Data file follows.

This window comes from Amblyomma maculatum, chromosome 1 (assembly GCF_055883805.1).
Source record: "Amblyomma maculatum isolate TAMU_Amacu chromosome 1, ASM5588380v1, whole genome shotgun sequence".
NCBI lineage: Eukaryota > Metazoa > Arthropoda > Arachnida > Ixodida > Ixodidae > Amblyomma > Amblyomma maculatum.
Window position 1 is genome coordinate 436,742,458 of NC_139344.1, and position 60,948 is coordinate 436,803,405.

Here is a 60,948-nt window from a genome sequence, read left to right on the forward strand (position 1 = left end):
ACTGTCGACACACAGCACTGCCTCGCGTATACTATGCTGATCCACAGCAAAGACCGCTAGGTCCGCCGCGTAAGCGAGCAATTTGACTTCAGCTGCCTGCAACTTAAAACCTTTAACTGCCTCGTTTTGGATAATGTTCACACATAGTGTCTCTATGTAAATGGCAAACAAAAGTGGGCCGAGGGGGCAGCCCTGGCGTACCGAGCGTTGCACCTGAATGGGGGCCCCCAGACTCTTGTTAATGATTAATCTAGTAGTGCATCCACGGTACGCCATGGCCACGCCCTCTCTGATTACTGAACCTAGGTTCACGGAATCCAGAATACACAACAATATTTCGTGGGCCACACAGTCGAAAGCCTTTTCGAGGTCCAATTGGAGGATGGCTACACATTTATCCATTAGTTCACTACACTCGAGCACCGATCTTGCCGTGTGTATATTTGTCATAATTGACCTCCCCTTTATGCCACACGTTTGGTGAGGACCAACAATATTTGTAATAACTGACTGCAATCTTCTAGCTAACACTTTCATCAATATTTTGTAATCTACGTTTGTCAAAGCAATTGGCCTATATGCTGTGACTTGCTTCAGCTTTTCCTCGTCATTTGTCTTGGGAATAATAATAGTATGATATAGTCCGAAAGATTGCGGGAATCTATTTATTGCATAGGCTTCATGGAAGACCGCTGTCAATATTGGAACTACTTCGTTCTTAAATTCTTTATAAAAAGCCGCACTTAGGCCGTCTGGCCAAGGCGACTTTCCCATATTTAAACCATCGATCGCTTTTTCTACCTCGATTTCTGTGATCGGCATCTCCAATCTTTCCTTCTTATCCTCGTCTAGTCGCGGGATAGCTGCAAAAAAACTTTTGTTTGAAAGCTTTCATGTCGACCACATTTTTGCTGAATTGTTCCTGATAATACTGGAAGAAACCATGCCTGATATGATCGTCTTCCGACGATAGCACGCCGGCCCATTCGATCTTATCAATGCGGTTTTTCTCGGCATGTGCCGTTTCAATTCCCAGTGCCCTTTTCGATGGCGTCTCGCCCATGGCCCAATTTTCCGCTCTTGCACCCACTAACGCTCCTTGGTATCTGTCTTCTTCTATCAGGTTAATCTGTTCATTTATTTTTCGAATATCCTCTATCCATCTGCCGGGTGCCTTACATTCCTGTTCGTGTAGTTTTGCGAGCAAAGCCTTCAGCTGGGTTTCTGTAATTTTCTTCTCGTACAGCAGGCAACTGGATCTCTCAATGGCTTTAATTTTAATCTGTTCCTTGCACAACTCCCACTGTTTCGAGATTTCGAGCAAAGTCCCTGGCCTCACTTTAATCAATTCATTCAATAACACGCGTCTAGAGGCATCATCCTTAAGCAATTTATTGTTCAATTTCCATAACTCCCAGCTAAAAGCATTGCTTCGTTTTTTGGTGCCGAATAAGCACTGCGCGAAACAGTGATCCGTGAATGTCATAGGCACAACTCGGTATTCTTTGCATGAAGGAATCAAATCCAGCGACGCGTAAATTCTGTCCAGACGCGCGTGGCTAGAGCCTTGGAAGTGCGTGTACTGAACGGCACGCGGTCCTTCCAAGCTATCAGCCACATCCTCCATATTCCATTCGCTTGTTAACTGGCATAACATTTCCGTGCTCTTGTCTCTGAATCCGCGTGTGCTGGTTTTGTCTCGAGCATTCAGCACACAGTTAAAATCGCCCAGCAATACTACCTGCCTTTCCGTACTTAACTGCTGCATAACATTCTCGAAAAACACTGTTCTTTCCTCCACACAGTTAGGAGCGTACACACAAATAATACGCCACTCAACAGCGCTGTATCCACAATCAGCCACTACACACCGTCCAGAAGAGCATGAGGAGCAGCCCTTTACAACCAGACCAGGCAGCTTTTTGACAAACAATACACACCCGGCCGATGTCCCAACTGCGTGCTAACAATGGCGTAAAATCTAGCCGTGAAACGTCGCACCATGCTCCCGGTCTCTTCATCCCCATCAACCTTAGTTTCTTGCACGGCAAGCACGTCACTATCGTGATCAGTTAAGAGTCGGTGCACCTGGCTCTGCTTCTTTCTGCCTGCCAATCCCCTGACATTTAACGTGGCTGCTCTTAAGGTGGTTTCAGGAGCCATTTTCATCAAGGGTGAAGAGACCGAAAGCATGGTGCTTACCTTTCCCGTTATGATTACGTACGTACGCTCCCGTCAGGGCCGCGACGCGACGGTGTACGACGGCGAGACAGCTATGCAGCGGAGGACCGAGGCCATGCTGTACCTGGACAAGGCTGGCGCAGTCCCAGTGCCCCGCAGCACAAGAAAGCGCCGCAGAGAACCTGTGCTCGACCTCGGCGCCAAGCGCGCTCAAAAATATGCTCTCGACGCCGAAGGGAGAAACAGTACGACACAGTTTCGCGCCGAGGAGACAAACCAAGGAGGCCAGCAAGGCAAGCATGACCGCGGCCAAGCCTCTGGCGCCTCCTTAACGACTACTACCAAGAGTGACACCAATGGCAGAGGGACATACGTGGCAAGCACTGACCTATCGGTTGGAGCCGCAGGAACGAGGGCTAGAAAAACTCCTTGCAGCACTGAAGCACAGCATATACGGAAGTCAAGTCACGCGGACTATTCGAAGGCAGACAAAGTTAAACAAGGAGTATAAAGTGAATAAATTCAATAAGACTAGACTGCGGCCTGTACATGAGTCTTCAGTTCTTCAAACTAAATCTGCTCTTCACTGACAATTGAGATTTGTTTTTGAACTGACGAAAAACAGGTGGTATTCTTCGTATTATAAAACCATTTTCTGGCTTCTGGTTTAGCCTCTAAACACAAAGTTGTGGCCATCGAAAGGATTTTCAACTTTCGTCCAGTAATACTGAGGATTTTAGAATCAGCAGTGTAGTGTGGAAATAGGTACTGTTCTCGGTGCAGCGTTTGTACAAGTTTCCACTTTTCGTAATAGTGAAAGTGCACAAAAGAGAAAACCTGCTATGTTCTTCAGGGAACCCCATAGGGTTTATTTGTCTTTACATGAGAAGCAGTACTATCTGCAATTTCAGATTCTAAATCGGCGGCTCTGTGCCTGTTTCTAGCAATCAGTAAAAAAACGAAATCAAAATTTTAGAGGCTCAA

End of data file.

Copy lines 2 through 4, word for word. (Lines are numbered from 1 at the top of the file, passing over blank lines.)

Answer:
Source record: "Amblyomma maculatum isolate TAMU_Amacu chromosome 1, ASM5588380v1, whole genome shotgun sequence".
NCBI lineage: Eukaryota > Metazoa > Arthropoda > Arachnida > Ixodida > Ixodidae > Amblyomma > Amblyomma maculatum.
Window position 1 is genome coordinate 436,742,458 of NC_139344.1, and position 60,948 is coordinate 436,803,405.